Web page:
It is important for family members and loved ones of those struggling with SUD and addiction to be open and understanding. If someone is reaching out for help, you can assure them that treatment and help are available.
If a loved one is struggling with substance use or addiction, there are different ways you can offer support.
One way is to be communicative and listen without judgment. Knowing they have someone there and someone they can confide in goes a long way in their recovery journey.
Another way is to expand your knowledge on SUD and addiction so you can better understand what someone may be going through.
Treatment programs are offered in a variety of forms.
For young adults, and in less severe cases, outpatient treatment may be a good option. Outpatient treatment allows patients to receive treatment from home while still keeping up with responsibilities like school and work.
In some cases, inpatient treatment may be the recommended course of action. Inpatient treatment is in a hospital or health care facility and allows for a controlled environment where you can receive 24-hour supervision.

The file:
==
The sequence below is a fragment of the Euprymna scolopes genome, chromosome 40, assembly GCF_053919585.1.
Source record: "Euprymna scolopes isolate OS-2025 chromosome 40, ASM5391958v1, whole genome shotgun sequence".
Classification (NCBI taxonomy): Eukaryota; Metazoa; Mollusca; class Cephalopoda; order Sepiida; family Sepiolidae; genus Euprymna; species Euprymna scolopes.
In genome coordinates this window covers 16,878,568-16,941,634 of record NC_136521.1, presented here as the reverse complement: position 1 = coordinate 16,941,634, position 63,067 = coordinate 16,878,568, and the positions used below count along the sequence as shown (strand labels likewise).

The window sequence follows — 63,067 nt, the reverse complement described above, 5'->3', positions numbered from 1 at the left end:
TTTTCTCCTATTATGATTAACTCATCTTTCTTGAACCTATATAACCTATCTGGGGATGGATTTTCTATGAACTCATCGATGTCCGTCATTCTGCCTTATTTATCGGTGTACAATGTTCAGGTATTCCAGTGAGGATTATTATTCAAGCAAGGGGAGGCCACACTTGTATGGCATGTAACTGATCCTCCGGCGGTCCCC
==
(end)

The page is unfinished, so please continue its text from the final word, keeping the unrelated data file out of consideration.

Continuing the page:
Some people also find support groups to be helpful through their recovery process.
Support groups allow individuals to share their experiences and feelings and offer insight and support to others who may be going through similar things. Support groups can help people feel less alone, learn new things, make connections, and gain a new perspective.
Behavioral therapy is one of the most recommended forms of treatment for young adults.
Examples of behavioral therapy include Cognitive-Behavioral Therapy (CBT), Contingency Management (CM), or Twelve-Step Facilitation Therapy.
CBT focuses on the mind to identify and change emotions and behaviors. CBT is a form of talk therapy and a common treatment for young adults.
CM is an addiction treatment that encourages positive behavior through tangible reinforcements. This can help young adults establish goals and reach them.
A 12-step program helps people suffering from alcohol abuse and addiction by laying out individual steps.
Behavioral therapy allows young adults to be proactive in the recovery process. Behavioral therapy can help a person recognize how their drug use affects themselves and the people around them.
Medication-assisted treatment (MAT) combines medications with behavioral therapy and counseling to treat substance use disorders.
Substance abuse is most common among young adults. The earlier substance use begins, the more at-risk young adults are for addiction later on in life. Sandstone Care is here to support teens and young adults with substance abuse and addiction. Call (888) 850-1890.